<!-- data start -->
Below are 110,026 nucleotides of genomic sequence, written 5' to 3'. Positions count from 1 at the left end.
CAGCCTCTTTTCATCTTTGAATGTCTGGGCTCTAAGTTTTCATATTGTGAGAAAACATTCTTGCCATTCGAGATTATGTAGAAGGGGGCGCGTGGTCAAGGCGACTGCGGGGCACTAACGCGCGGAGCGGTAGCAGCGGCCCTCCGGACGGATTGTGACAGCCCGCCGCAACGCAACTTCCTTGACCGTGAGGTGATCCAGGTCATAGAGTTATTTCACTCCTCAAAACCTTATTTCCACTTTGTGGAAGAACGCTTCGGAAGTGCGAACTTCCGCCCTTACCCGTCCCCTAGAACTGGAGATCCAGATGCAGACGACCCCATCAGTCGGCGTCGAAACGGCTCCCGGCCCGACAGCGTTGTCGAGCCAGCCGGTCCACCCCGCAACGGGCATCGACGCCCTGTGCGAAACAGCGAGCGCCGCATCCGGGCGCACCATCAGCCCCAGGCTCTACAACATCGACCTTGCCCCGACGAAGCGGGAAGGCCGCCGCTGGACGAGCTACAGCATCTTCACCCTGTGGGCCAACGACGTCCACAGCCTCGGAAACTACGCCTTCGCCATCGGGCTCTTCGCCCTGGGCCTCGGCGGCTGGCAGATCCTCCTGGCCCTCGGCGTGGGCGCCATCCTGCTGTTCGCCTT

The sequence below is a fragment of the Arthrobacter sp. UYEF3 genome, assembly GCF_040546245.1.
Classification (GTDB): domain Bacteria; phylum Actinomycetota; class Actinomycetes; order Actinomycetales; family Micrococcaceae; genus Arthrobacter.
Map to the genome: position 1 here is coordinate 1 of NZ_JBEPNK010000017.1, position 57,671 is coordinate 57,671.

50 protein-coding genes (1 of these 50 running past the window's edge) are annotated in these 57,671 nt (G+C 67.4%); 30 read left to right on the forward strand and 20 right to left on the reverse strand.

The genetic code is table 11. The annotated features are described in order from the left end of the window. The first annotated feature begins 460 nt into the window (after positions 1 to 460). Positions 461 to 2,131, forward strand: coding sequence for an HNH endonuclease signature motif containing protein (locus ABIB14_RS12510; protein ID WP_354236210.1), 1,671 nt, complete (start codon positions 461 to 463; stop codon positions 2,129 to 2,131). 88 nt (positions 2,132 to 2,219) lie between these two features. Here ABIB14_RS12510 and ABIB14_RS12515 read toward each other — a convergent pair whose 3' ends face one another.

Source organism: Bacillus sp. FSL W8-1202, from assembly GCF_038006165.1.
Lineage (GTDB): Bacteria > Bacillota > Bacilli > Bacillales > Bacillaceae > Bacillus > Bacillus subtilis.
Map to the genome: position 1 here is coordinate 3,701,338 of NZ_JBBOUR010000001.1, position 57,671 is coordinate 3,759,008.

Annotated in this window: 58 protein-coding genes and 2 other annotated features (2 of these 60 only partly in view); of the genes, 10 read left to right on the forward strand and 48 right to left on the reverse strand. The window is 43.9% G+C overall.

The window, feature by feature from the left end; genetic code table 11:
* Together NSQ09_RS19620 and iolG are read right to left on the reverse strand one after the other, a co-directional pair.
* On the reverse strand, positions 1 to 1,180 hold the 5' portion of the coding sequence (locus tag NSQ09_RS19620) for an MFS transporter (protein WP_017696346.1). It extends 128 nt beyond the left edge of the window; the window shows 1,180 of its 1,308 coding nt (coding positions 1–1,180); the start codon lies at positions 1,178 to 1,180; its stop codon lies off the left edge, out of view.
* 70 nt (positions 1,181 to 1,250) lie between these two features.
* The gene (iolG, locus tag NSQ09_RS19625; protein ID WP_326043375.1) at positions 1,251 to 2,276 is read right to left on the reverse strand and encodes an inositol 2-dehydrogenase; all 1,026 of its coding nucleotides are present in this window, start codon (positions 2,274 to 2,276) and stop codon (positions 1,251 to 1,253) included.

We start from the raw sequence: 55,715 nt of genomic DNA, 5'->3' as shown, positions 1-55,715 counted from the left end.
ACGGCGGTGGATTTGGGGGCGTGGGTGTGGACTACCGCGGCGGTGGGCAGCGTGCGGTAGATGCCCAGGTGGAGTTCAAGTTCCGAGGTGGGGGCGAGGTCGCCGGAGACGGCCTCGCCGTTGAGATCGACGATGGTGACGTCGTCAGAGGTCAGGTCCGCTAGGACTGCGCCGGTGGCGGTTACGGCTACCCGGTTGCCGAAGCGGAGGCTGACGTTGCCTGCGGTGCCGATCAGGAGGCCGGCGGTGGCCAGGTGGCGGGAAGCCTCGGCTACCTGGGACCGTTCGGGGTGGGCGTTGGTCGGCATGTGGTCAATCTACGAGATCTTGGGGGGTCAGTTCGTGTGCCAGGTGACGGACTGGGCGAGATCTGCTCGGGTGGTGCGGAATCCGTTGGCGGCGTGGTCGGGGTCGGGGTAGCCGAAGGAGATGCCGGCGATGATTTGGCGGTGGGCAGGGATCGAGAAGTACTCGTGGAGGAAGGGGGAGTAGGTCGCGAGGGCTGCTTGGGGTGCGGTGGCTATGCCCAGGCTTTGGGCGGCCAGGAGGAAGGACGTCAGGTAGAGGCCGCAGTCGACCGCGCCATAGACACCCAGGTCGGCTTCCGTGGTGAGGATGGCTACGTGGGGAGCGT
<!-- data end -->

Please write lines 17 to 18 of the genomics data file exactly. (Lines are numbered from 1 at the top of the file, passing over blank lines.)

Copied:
We start from the raw sequence: 55,715 nt of genomic DNA, 5'->3' as shown, positions 1-55,715 counted from the left end.
ACGGCGGTGGATTTGGGGGCGTGGGTGTGGACTACCGCGGCGGTGGGCAGCGTGCGGTAGATGCCCAGGTGGAGTTCAAGTTCCGAGGTGGGGGCGAGGTCGCCGGAGACGGCCTCGCCGTTGAGATCGACGATGGTGACGTCGTCAGAGGTCAGGTCCGCTAGGACTGCGCCGGTGGCGGTTACGGCTACCCGGTTGCCGAAGCGGAGGCTGACGTTGCCTGCGGTGCCGATCAGGAGGCCGGCGGTGGCCAGGTGGCGGGAAGCCTCGGCTACCTGGGACCGTTCGGGGTGGGCGTTGGTCGGCATGTGGTCAATCTACGAGATCTTGGGGGGTCAGTTCGTGTGCCAGGTGACGGACTGGGCGAGATCTGCTCGGGTGGTGCGGAATCCGTTGGCGGCGTGGTCGGGGTCGGGGTAGCCGAAGGAGATGCCGGCGATGATTTGGCGGTGGGCAGGGATCGAGAAGTACTCGTGGAGGAAGGGGGAGTAGGTCGCGAGGGCTGCTTGGGGTGCGGTGGCTATGCCCAGGCTTTGGGCGGCCAGGAGGAAGGACGTCAGGTAGAGGCCGCAGTCGACCGCGCCATAGACACCCAGGTCGGCTTCCGTGGTGAGGATGGCTACGTGGGGAGCGT